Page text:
Methyldopa is well-absorbed both by the intravenous (i.v.) and oral routes. The onset of action is delayed for 1-2 hours after i.v. administration and 4-6 hours after oral administration. It is effective for 6-12 hours. Methyldopa crosscs the placenta, producing fetal serum concentrations similar to those in the mother (Jones 1978).

Toxicology

In a group of 242 children exposed in the first trimester, neither the frequency nor the type of birth defect was remarkable (Rosa, cited in Briggs 2005).

Concerns have been raised regarding the effect of methyldopa on brain development due to its effects on cerebral monoamine metabolism. Results of a 7.5-year follow-up study of children born to hypertensive women who had participated in a trial of methyldopa treatment during pregnancy produced inconclusive results (Ounsted 1980, ¡Vloar 1978, Redman 1976). The sons of mothers who had started treatment at 16-20 weeks' gestation were found to have smaller (about 1.3 cm) head circumferences than those born to untreated hypertensive mothers. This statistically significant difference was no longer seen at 6 and 12 months of age. There were no other differences, including in mean intelligence quotients, between the two groups at 4.5 and 7.5 years of age. A reduction in skull growth has not been confirmed by other workers, and no consistent adverse effect has been observed among children born to women treated with methyldopa late in pregnancy (Montan 1996, Pearson 1993, Fidler 1983). One recently published case report describes maternal hepatitis during pregnancy probably caused by methyldopa (Phadnis 2006). Another publication discusses the causal relationship between intrauterine long term methyldopa exposure and neonatal suppurative parotitis (Todoroki 2006), which has been seen in adults previously.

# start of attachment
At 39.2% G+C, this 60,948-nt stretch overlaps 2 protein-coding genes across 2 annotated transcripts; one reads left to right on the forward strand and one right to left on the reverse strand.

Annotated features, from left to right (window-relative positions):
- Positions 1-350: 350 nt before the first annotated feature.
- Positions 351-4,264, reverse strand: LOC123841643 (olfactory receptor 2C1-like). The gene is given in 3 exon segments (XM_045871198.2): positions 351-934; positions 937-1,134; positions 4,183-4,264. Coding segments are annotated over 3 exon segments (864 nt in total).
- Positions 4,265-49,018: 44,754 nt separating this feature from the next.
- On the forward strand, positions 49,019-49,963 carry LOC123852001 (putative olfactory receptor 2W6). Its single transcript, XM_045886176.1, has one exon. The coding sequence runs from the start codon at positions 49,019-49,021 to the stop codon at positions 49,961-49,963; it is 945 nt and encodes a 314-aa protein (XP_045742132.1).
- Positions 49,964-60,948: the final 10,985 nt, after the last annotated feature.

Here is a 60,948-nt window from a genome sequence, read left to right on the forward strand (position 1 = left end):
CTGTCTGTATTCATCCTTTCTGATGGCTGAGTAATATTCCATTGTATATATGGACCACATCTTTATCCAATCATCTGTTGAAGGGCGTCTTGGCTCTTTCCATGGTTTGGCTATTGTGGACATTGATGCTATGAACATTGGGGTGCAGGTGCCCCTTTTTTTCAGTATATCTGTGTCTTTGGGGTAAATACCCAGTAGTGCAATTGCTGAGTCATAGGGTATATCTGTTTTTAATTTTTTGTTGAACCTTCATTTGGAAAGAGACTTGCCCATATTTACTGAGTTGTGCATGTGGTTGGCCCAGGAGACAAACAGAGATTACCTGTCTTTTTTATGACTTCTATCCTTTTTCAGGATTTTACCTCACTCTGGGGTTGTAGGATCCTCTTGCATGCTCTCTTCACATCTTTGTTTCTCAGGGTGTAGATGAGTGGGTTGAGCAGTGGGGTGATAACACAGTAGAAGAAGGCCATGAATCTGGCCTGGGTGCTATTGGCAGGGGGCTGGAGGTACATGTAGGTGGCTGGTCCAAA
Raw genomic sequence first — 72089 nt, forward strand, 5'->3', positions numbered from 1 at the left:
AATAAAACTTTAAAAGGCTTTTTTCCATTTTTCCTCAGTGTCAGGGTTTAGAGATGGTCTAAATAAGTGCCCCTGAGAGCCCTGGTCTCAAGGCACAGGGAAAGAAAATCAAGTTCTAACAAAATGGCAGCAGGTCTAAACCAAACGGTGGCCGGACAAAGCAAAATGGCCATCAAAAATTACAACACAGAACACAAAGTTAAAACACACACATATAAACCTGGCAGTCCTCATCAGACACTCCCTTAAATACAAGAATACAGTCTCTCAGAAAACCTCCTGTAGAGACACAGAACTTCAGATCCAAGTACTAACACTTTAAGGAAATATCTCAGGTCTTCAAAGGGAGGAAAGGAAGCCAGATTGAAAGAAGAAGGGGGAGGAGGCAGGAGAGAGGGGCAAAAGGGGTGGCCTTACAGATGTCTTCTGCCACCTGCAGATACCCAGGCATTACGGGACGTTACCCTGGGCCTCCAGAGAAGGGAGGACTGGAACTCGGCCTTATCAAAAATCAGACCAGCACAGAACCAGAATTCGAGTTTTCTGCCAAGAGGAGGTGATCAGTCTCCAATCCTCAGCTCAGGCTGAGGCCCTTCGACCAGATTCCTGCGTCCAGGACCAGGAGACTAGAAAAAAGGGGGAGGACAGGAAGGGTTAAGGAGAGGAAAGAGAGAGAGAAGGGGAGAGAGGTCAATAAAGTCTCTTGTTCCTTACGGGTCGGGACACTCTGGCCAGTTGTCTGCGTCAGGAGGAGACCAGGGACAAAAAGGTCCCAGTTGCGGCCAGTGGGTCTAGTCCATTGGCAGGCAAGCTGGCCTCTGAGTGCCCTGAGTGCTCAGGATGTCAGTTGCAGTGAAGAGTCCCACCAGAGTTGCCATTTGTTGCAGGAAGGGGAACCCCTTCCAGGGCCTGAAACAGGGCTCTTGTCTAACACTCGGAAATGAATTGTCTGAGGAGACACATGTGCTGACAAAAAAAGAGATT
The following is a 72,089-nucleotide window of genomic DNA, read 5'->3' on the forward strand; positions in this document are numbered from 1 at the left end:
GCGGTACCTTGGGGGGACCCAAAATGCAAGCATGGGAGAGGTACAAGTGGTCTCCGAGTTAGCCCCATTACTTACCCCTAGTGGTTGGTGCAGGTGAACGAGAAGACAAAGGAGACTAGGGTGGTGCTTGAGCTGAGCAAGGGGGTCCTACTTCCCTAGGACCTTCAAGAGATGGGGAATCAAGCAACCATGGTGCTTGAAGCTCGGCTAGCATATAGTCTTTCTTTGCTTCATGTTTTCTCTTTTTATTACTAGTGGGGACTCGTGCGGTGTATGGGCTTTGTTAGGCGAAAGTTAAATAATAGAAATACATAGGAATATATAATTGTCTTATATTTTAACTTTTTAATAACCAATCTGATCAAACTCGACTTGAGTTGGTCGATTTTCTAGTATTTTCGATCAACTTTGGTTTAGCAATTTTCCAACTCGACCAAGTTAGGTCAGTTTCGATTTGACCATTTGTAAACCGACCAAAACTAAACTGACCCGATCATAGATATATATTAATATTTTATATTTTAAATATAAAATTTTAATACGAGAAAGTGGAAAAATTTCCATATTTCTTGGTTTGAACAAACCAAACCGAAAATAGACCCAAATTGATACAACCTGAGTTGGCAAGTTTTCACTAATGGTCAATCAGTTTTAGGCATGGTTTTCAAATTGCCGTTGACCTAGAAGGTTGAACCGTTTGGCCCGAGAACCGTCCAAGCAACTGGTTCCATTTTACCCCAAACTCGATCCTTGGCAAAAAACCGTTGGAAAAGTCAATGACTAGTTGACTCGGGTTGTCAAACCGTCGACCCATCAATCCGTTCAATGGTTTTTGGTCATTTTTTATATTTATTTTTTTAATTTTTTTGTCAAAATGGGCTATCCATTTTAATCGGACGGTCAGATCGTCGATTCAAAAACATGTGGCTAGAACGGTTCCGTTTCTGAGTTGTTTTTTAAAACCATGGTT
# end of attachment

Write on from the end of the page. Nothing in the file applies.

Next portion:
Transient tremor, irritability, and mildly decreased systolic blood pressure (4-5 mmf lg lower in the first 48 hours of life) have been reported in neonates whose mothers were treated with methyldopa cither chronically or late in pregnancy (Suiyok 1991. Bodis 1982, Whitelaw 1981). No clinically significant long-term problems have been associated with these findings. In individual cases, hepato-toxic effects were observed following the use of methyldopa during pregnancy (Smith 1995).

Recommendation, a-methyldopa is one of the preferred first-line drugs of choice for the treatment of hypertension in pregnancy.